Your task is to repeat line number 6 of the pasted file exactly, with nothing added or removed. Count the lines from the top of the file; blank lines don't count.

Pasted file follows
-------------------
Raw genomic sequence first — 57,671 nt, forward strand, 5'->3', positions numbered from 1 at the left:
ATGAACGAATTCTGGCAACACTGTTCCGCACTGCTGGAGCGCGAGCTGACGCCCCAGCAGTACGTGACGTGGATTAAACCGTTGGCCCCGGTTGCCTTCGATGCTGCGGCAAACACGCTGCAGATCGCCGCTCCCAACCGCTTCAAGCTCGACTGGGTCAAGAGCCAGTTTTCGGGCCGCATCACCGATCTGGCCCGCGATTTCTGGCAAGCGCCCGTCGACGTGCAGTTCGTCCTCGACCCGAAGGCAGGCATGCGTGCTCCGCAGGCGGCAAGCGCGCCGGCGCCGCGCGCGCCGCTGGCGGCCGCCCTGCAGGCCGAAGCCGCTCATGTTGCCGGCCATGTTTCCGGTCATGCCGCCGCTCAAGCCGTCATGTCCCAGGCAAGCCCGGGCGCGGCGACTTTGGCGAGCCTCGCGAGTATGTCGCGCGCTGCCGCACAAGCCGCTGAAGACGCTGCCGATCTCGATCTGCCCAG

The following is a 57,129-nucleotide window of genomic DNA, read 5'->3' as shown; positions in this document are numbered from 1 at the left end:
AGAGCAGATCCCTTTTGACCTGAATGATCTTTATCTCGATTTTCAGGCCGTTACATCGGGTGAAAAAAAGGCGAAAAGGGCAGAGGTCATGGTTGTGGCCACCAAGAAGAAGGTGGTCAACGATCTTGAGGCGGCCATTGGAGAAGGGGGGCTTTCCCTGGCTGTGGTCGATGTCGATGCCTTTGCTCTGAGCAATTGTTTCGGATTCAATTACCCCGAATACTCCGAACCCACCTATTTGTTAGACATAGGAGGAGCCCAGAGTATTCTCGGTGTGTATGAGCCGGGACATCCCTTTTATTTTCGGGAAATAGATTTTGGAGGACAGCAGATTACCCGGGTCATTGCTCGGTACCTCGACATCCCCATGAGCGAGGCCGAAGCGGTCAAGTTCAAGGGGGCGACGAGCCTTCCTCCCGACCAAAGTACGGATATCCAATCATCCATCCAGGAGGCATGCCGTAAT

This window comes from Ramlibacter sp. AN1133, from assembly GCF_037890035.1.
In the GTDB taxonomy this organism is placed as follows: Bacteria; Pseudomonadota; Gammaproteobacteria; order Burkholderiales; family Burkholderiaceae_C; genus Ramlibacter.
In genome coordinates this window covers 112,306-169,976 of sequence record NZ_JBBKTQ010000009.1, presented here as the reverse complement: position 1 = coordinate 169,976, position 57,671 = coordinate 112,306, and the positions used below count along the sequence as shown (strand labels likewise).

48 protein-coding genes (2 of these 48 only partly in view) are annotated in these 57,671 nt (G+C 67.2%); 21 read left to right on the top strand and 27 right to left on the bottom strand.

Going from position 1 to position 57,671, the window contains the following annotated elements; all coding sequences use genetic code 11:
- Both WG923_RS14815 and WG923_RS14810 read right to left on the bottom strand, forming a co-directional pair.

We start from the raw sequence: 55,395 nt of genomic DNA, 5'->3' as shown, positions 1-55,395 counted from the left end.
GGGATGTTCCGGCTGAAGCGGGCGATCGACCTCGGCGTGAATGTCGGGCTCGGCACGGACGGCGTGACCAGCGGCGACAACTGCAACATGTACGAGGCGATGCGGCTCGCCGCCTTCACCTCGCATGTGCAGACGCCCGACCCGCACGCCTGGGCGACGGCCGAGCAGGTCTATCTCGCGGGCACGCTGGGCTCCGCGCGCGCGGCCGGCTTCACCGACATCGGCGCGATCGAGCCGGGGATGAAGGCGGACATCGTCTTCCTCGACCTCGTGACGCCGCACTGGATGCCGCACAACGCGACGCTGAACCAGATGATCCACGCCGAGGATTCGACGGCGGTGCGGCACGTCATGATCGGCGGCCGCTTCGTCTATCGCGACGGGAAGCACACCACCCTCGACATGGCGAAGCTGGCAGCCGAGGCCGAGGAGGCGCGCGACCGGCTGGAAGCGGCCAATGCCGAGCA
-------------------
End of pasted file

In the GTDB taxonomy this organism is placed as follows: Bacteria; Pseudomonadota; Gammaproteobacteria; order Burkholderiales; family Burkholderiaceae_C; genus Ramlibacter.